Also honored for teaching were: Gintaras Duda (for master’s universities and colleges), an associate professor of physics at Creighton University, in Omaha; Steven Pollock (for doctoral and research universities), a professor of physics at the University of Colorado at Boulder, and Ann Williams (for baccalaureate institutions), a professor of French at the Metropolitan State University of Denver.
Success rates in developmental math tripled — in half the time — at community colleges using Statway, the Carnegie Foundation’s new statistics-based program, an analysis has concluded. In an intensive yearlong program, students learn basic math skills and take college statistics for credit.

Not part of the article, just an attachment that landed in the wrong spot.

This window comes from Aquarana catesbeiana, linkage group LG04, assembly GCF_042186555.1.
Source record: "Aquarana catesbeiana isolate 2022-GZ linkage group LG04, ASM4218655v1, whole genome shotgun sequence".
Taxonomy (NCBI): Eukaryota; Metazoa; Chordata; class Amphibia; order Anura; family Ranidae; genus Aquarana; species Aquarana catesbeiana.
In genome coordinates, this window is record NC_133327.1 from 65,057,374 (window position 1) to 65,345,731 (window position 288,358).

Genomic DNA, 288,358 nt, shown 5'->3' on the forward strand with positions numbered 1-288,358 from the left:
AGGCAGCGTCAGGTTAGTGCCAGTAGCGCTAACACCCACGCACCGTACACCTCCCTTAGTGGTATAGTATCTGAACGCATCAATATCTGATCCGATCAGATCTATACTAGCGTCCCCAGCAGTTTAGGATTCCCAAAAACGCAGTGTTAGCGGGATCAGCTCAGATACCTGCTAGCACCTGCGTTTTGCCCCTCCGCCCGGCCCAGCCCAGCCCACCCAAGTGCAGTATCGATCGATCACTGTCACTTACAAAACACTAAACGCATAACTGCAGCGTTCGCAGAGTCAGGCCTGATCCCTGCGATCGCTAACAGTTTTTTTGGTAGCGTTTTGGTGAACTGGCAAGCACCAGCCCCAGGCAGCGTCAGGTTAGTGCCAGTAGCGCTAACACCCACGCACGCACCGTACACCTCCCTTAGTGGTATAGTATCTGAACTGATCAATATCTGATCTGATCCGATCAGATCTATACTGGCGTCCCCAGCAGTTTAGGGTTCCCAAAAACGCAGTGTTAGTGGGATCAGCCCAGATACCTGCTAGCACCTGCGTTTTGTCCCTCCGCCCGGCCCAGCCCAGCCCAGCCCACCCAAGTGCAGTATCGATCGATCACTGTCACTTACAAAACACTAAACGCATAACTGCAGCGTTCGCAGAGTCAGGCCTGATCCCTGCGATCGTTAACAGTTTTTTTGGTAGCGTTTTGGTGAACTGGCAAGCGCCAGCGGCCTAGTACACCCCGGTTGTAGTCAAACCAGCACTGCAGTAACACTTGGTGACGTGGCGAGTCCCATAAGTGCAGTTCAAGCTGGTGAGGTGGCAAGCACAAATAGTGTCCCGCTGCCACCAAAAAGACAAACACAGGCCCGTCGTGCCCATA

Statway began at 19 community colleges and two state universities in fall 2011. After one year, 51 percent successfully completed the math sequence with a C or better in college statistics. By contrast, only 15.1 percent of remedial math students at the same colleges earned math credits after two years if they started in conventional remedial courses. The one-year success rate was 5.9 percent. Even after four years, only 23.5 percent passed a college-level math class.
“These are the students that community colleges especially need to serve well,” Carnegie President Anthony S. Bryk said. “A disproportionate number are minority, from families whose primary language is not English, and typically where neither parent has a post-secondary degree.”